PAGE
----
Most of the global sports betting industry headlines these days are coming out of the bustling U.S. market, but there is plenty going on elsewhere across the globe. There is a humanitarian crisis/war affecting the world, there is one huge prospective sports betting country looking to finally legalize their own platform and of course, there is a little nefarious action that continues to give sports betting a black eye.
Let’s catch up on some global sports betting stories that have peeked our attention.
Let's start with the elephant in the room…Russia
The Russia/Ukraine conflict is affecting every aspect of the global society, including the sporting world. Just how the global sports landscape navigates what is happening in Eastern Europe remains to be seen, but as of this week, there have already been some potential game-changing developments.
Russian Airlines, Aeroflot is out as key sponsor to global juggernaut Manchester United, Chelsea football club could be sold by its Russian owner, the Russian Grand Prix was canceled due to Ukraine conflict, FIFA banned all Russian teams from competition, the 2021/2122 Champions League final will be played in Paris after Russia was stripped of the match, and the IOC has called for the banning of Russian athletes from all sports. Those are just a few of the Russian shoes to drop since the beginning of the conflict.
It is expected that a host of betting items will come off the boards of global sportsbooks but early on, as of Tuesday, American heavyweights FanDuel, DraftKings, BetMGM, PointsBet and Caesars Sportsbook were still offering action on Russian table tennis. European giant Bet365 also offered live betting opportunities on Russian Pro Women's basketball.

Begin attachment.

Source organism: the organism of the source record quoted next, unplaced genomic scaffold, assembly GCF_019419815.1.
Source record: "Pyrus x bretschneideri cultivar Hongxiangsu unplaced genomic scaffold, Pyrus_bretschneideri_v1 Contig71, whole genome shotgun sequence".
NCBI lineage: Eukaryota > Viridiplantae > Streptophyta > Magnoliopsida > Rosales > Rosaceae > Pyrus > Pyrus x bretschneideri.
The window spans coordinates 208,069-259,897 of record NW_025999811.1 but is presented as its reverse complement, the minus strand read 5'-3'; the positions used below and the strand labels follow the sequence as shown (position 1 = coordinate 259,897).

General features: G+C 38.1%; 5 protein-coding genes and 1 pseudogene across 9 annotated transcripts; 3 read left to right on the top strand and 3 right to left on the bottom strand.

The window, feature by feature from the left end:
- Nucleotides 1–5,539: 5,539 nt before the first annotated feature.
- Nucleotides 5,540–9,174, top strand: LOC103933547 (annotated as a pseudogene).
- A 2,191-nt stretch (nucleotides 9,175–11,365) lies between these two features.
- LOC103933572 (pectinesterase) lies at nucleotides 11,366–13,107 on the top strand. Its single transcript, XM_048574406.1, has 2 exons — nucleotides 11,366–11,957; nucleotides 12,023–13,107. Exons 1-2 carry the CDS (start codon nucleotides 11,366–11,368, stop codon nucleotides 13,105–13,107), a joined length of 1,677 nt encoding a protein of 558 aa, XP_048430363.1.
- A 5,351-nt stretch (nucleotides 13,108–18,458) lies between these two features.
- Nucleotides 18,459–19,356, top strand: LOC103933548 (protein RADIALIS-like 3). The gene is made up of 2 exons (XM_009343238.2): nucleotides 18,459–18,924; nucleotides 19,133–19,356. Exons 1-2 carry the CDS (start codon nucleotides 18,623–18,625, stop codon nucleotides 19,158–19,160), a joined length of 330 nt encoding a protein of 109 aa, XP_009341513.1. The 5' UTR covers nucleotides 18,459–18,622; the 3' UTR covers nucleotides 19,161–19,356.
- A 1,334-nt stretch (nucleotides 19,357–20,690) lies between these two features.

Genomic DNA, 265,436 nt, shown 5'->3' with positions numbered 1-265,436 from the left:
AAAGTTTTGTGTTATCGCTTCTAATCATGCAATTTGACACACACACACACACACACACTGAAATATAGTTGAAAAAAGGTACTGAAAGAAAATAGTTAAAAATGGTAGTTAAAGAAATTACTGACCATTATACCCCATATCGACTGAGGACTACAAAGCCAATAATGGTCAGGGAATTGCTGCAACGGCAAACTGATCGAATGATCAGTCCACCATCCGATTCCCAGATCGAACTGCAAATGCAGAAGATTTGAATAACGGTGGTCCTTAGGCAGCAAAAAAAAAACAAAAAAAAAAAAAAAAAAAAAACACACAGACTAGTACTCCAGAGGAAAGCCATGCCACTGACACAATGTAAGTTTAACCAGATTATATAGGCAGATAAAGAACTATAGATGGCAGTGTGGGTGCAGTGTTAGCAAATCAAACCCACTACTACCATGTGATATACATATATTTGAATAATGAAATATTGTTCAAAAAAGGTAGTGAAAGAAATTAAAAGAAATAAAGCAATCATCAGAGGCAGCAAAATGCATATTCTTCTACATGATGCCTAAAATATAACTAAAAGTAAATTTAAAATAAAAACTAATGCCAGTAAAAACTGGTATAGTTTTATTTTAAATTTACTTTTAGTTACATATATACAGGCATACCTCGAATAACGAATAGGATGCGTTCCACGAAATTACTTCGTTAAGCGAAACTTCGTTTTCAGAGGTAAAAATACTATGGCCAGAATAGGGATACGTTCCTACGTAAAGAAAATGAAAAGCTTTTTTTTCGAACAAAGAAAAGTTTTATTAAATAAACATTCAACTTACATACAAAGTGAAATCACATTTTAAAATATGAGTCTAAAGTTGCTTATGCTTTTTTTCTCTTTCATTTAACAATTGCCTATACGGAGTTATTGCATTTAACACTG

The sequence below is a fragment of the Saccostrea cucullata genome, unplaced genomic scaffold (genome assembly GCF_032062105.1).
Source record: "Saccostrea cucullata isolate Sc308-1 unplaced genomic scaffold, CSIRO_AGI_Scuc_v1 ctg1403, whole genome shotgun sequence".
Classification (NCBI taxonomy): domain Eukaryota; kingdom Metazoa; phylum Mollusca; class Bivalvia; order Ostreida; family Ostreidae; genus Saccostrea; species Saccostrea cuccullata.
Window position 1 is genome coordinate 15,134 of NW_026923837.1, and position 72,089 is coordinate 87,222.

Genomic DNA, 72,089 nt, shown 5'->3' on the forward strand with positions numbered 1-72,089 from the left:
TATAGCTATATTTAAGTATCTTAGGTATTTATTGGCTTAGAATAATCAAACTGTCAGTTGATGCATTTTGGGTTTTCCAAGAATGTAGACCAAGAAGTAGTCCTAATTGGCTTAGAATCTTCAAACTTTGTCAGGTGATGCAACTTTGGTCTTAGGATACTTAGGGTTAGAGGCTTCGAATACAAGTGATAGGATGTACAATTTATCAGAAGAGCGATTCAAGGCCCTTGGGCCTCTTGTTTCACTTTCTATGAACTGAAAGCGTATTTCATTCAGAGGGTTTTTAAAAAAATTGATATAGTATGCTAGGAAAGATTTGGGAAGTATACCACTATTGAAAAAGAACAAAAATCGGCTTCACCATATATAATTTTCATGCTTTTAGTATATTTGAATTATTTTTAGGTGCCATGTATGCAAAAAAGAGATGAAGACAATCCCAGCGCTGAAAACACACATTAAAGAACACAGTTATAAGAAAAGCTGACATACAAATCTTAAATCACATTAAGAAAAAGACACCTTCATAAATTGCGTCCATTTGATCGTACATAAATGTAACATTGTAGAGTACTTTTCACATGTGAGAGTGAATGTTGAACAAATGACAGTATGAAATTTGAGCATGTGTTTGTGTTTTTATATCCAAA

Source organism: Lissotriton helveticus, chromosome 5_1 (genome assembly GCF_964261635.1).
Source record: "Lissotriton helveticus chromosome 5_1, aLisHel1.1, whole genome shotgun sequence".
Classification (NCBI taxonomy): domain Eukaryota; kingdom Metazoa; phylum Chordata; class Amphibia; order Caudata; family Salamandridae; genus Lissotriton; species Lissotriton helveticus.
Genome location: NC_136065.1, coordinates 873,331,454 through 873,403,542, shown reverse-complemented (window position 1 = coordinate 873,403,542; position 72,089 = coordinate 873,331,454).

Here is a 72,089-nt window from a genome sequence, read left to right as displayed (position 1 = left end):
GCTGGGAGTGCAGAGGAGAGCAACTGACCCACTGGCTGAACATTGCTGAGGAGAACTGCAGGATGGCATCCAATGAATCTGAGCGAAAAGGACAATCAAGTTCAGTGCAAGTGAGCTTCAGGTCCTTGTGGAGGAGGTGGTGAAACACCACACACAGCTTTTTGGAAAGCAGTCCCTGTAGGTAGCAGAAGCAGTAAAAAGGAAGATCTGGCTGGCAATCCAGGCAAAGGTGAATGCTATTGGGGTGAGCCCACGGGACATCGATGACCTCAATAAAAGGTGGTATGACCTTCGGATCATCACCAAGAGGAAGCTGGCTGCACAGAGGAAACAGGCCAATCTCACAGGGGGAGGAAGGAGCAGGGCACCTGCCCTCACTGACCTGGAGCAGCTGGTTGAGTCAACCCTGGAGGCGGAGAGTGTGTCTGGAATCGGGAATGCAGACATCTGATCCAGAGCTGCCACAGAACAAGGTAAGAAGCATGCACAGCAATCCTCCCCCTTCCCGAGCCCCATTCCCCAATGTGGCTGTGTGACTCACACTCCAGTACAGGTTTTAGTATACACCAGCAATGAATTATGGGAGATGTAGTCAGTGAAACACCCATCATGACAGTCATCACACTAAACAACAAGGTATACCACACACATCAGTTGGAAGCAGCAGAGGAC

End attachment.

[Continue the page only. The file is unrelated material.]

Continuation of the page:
That all changed Thursday, as DraftKings, Caesars, FanDuel and PointsBet stopped all bets on the KHL and other leagues in Russia and Belarus – a sign that global sportsbooks are following other influential bodies from around the world and isolating Russia.
Bets involving Russian sports could be canceled, futures bets could be altered, and adjustments could be made within the international wagering community as the fluid crisis increases. It is a situation worth monitoring.
Check out the latest comprehensive and most trusted Sportsbook Reviews by SBR here.
Thailand's consistent push to legalize gambling
Eyes will be on Thailand as the country attempts to launch their own legal gambling platform, one that would not only cater to the legion of domestic bettors but also foreign gamblers that make up Thailand’s huge tourism sector. It was December that a committee was set up by the Thai parliament designed to investigate the viability of such a platform for their country.
As it stands, there is a healthy underground, black market gambling scene in Thailand. Some 200 gambling dens (around 50 in Bangkok alone) exist as does the healthy migration of Thai bettors to neighboring countries that offer legal gambling services.
It is still a longshot for gambling to get a green light in Thailand where it is estimated that half of the adults in the country of 70 million gamble. But there is a push to legalize sports betting in particular and cash in on the reported U.S. $5 billion wagered in the country on the black market per year on football alone.
Denmark making news
Denmark's gambling regulatory body has been making some news of late. Last week the country’s gaming regulator Spillemyndigheden issued a report on just how many illegal, back-market wagering domains they shut down in 2021, thanks to a joint investigation with the Danish Tax Agency’s anti-fraud unit.
Despite a legal gambling industry in the country, regulators were able to identify and shut down 55 companies hoping to offer illegal, black-market gambling services to Danish citizens.